Looking for Beauty
When I first visited Warsaw, in 1985, I learned to mock the Ministry of Culture. I listened and tried to understand the Poles at that time, and I gathered that the building consolidated in one huge structure everything that the Poles felt about communist rule. Double lives, underground feelings, ironic paranoia.
Recently I was talking to my graduate student, a Pole. We were discussing cities and architecture and beauty. She told me, “I like the Ministry of Culture. How it looks, I mean.” I laughed because I thought I was supposed to laugh. And she said, “No, I mean it.” She said, think about the 1970s communist architecture and then compare it to the Ministry of Culture. In contrast, it is a lovely piece of kitsch. Just wonderful. That is how she sees it; she sees something there that she can find beautiful.
This fall in my Psychology of Human Emotions course, I taught my students about how our minds have evolved to detect the negative. We have an uncanny ability to see the snake in the grass, react to the spider before we consciously perceive it, and recall the worst thing that was said to us in passing on a given day. This negativity bias can affect our well-being, our relationships, our satisfaction with pretty much everything. So you know, I told the students, you have to train yourself to see the beauty. You may not see it automatically.
It is very easy to perceive the beauty of medieval villages in France. Every guidebook describes them, and they are classified by the country in terms of their beauty. I was therefore surprised when I arrived at Marseille-Marignane, the airport where I landed when I spent a year in Aix-en-Provence, to find that the stretch of autoroute between Marseille and Aix was appallingly unattractive. I didn’t know in advance that I would pass that many Carrefours and Renault dealers. Not far from theautoroute, passing by Meyreuil, there are a couple of nuclear reactors standing around. Just like strip malls are not beautiful, neither are the zones industrielles in France.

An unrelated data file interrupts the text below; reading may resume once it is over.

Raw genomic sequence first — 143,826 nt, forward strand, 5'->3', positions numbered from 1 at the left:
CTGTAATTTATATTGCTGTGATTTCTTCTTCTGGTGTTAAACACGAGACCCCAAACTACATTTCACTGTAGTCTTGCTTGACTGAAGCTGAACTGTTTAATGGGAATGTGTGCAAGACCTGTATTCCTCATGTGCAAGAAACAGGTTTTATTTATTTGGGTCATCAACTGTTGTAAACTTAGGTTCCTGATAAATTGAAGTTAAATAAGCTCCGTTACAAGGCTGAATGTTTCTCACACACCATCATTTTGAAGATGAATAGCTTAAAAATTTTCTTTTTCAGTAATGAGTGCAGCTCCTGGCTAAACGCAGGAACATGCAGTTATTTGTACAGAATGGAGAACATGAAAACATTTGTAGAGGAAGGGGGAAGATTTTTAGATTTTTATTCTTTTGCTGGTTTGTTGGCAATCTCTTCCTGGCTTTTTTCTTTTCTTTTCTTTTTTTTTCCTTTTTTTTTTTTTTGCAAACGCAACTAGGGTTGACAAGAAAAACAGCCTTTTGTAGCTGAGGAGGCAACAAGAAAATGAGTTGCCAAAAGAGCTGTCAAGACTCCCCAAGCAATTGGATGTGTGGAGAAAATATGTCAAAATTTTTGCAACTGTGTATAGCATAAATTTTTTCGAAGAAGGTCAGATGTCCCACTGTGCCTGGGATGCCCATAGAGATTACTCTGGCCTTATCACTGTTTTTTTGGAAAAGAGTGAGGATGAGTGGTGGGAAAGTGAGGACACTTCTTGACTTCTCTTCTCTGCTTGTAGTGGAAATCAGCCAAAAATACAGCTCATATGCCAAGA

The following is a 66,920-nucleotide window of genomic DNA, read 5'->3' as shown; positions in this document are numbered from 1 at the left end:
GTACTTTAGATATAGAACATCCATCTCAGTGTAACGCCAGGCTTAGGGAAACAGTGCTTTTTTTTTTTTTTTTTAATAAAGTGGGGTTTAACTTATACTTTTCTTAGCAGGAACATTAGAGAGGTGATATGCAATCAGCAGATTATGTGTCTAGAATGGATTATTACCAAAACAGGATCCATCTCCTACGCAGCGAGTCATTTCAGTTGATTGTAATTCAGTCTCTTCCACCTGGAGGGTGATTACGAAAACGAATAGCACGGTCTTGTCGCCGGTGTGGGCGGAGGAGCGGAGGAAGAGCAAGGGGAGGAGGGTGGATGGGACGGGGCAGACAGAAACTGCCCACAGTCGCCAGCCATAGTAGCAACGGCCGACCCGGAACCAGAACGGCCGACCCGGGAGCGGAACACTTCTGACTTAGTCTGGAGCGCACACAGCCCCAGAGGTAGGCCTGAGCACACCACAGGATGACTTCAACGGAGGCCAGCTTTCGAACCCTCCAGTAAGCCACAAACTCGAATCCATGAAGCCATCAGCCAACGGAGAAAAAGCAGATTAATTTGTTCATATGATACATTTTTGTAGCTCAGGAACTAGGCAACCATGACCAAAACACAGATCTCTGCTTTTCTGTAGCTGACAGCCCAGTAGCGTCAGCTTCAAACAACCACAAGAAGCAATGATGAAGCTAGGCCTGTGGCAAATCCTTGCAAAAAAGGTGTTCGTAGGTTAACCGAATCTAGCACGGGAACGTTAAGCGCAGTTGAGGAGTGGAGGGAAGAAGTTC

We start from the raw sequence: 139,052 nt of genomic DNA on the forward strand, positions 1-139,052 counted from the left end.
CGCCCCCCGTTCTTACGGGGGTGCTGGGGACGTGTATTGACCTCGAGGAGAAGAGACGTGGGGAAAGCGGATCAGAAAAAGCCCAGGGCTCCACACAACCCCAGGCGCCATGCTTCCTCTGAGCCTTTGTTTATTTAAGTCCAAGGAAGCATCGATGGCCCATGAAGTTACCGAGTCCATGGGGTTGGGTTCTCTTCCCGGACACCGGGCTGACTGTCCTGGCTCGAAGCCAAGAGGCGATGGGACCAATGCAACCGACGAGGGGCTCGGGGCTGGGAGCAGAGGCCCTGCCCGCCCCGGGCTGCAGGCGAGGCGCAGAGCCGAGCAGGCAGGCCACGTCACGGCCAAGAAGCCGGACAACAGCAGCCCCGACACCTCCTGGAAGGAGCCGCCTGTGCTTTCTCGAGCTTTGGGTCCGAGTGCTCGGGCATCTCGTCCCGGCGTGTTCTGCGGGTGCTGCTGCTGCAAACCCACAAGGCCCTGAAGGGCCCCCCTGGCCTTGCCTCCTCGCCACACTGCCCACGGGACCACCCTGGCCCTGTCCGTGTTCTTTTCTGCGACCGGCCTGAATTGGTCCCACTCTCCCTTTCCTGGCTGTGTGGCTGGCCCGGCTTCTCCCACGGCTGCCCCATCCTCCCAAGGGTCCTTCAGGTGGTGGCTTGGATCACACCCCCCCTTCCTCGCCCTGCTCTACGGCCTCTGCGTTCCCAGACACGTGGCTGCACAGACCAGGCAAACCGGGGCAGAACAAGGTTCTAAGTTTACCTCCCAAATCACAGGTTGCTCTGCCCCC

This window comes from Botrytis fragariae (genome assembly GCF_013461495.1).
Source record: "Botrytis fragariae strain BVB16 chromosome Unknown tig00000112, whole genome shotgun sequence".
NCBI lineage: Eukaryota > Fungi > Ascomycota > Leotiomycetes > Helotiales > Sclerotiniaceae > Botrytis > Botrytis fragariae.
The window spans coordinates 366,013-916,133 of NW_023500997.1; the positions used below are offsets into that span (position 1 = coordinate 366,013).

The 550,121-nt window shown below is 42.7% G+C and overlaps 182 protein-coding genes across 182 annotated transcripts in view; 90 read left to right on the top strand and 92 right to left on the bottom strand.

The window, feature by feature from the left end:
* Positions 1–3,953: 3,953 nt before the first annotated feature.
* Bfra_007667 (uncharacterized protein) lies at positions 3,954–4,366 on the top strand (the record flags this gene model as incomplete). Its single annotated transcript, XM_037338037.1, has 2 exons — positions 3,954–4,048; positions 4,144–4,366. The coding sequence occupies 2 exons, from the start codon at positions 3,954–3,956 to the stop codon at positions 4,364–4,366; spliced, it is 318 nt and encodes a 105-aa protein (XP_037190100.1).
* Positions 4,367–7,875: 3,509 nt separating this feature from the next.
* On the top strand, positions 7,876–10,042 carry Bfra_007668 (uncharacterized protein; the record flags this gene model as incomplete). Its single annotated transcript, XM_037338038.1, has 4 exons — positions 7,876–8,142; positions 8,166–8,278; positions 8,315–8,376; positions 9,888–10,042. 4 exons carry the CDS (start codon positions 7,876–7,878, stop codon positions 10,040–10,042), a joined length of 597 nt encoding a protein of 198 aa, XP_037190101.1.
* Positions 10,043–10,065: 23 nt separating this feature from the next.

But like I say, our minds are made to automatically detect the negative. My friend Marie-France lives near those nuclear reactions. And after reflection, she finds a certain beauty in them.
Shortly before I moved (back) to the United States for a year, in 2006, a French colleague told me that she had driven around in the US, and that she found the cities ugly. Except San Francisco, she said, “she isn’t an ugly city.” Imagine my surprise, then, when I went along the coast of Maine through small villages, drove down to Boston, passed over the Mississippi with a view of Dubuque, Iowa, before me, and crossed Wisconsin on highway 23 through towns like Montello. And never mind Charleston, Sante Fe and Savanah. These are all gems; there are also towns and cities that could be called “ugly” by someone who didn’t know what to look for or appreciate.
Just as there is perceptual adaptation (getting used to visual sensory input, like you do when you come into a dark room on a sunny day) there is emotional adaptation. Some things finally lose their ability to make you feel awe. But, if you look hard enough in the places called ugly, you can sometimes feel something else. A jolt of feeling, something unexpected, something not listed for you and ranked in terms of beauty.
Something like the Ministry of Culture.